The last time the US had a serious inflation problem was in the late 1970s. That’s more than forty years ago. Except for people who have spent considerable time in inflation-prone areas abroad, no one in the US under the age of, say, 55 has had any practical experience with inflation. Perhaps this accounts for much of the unhelpful discussion of the topic on financial tv and in the financial press.
There are always changes in the price of individual things. PS5s, for example, are in short supply, so potential buyers may have to pay a price far above list from a reseller to snag one. But that’s price gouging, not inflation. The copper price is rising. But that’s due in large part to mine development decisions made maybe ten years ago. And copper is a very tiny part of the whole economy. So that’s not inflation, either. There’s a front page story in the Washington Post this weekend about how expensive used cars became last year as affluent city dwellers fled the pandemic for rural areas. Inflation? No. That could just as easily have been about hand sanitizer–except it’s much easier to see the current glut of sanitizer in just about any store.
Inflation is a persistent rise in the level of overall prices.
Two key characteristics:
–in OECD countries, inflation is virtually always a result of wage inflation, caused by government applying too much stimulus to a booming economy (not where we are now), and
–inflation causes a change in consumer behavior as the expectation that prices will continue to rise inexorably takes hold. People and companies begin to hoard everything, either on the the idea that any item will be just that much more expensive tomorrow, and, for companies, that they can generate future profits just from maintaining fat inventories. People also shift their investing away from bonds toward tangible items like real estate or gold or silver or foreign currency, that they see as protecting them against inflation. In extreme cases, people begin to buy anything tangible, like a couple of used cars to put on blocks in the backyard (this actually happened in Brazil), to preserve their purchasing power. Even better, borrow money from a bank to buy the cars and you’ll also benefit from the falling real value of the loan.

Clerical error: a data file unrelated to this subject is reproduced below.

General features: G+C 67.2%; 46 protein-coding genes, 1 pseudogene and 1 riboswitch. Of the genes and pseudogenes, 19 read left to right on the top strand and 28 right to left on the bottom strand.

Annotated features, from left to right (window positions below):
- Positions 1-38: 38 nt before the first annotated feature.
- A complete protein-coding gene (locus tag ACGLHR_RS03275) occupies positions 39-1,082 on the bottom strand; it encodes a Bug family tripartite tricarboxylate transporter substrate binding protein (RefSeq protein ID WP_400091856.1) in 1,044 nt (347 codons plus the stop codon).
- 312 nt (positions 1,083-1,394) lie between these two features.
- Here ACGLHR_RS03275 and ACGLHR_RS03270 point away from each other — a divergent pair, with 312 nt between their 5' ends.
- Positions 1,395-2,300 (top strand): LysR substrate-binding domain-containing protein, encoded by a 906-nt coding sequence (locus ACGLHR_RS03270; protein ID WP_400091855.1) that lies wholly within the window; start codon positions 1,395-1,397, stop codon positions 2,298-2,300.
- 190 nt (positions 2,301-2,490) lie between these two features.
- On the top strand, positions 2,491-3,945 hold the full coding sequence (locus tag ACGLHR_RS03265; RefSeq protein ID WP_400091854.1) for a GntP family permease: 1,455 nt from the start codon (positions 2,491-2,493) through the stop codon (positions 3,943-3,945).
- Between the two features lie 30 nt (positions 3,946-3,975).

Once inflation expectations develop, they’re very hard to eradicate, and can result in a chronic misallocation of resources.
one thing worse–deflation
The only thing worse than runaway inflation is deflation, a persistent decline in the price level. The thing that makes deflation so scary is that while curing runaway inflation is a long and painful process, at least economists know what to do to fix things. Not so for deflation.
the US today
In the ten years between the financial crisis and the pandemic, inflation in the US, measured by the Consumer Price Index (CPI) averaged about 1.6%/year. The ten years before the crisis, inflation had averaged about a percentage point higher, at 2.5%/year. During the more recent post-crisis period, domestic macroeconomists’ main worry has been about how close the US has been to having deflation and the inability of government policy to move the economy farther away from the zero line. That’s despite a very large tax cut and running a relatively stimulative money policy. Yes, the Trump administration’s reprise of the disastrous Tokyo economic policy of the 1990s may have been a factor in this. But while that’s now being gradually reversed, it’s unclear how much damage is still being done. Even if there’s none, however, the possibility of deflation is still front and center for economists. Because of that, it seems to me the last thing the monetary authorities are thinking about is tightening before we see a convincing move in inflation to the upside. To paraphrase Mr. Powell, let’s see inflation get well above 2% and show signs of rising further before we can declare we’re past the deflation danger and can resume normal policy.